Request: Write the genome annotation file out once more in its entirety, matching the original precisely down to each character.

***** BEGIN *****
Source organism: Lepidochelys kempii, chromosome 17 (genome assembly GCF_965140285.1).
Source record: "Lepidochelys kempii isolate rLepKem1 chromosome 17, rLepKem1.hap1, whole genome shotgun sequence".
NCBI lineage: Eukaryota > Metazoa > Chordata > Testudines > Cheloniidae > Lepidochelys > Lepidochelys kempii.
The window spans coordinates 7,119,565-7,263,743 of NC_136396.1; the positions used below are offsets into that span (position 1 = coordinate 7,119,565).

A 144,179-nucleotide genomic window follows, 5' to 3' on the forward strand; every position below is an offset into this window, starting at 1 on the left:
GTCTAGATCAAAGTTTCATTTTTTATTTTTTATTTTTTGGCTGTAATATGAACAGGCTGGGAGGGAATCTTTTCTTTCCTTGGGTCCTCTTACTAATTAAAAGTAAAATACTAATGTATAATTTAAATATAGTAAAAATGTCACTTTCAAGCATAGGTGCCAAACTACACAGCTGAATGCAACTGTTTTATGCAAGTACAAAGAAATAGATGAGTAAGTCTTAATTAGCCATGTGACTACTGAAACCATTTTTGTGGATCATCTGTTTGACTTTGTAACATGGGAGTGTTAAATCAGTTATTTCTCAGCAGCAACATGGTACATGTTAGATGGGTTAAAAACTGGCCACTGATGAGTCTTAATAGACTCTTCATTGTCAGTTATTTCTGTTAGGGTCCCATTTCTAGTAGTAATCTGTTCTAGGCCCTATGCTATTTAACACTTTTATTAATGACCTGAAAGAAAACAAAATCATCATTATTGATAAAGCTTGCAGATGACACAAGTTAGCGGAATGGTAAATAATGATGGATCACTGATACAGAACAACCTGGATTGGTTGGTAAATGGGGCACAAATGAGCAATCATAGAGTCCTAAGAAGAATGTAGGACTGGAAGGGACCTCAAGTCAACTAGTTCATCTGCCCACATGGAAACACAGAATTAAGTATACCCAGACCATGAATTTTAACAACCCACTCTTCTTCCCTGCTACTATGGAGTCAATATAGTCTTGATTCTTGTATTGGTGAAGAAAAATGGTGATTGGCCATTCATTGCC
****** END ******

Source organism: Lepidochelys kempii, chromosome 17 (genome assembly GCF_965140285.1).
Source record: "Lepidochelys kempii isolate rLepKem1 chromosome 17, rLepKem1.hap1, whole genome shotgun sequence".
NCBI lineage: Eukaryota > Metazoa > Chordata > Testudines > Cheloniidae > Lepidochelys > Lepidochelys kempii.
The window spans coordinates 7,119,565-7,263,743 of NC_136396.1; the positions used below are offsets into that span (position 1 = coordinate 7,119,565).

A 144,179-nucleotide genomic window follows, 5' to 3' on the forward strand; every position below is an offset into this window, starting at 1 on the left:
GTCTAGATCAAAGTTTCATTTTTTATTTTTTATTTTTTGGCTGTAATATGAACAGGCTGGGAGGGAATCTTTTCTTTCCTTGGGTCCTCTTACTAATTAAAAGTAAAATACTAATGTATAATTTAAATATAGTAAAAATGTCACTTTCAAGCATAGGTGCCAAACTACACAGCTGAATGCAACTGTTTTATGCAAGTACAAAGAAATAGATGAGTAAGTCTTAATTAGCCATGTGACTACTGAAACCATTTTTGTGGATCATCTGTTTGACTTTGTAACATGGGAGTGTTAAATCAGTTATTTCTCAGCAGCAACATGGTACATGTTAGATGGGTTAAAAACTGGCCACTGATGAGTCTTAATAGACTCTTCATTGTCAGTTATTTCTGTTAGGGTCCCATTTCTAGTAGTAATCTGTTCTAGGCCCTATGCTATTTAACACTTTTATTAATGACCTGAAAGAAAACAAAATCATCATTATTGATAAAGCTTGCAGATGACACAAGTTAGCGGAATGGTAAATAATGATGGATCACTGATACAGAACAACCTGGATTGGTTGGTAAATGGGGCACAAATGAGCAATCATAGAGTCCTAAGAAGAATGTAGGACTGGAAGGGACCTCAAGTCAACTAGTTCATCTGCCCACATGGAAACACAGAATTAAGTATACCCAGACCATGAATTTTAACAACCCACTCTTCTTCCCTGCTACTATGGAGTCAATATAGTCTTGATTCTTGTATTGGTGAAGAAAAATGGTGATTGGCCATTCATTGCC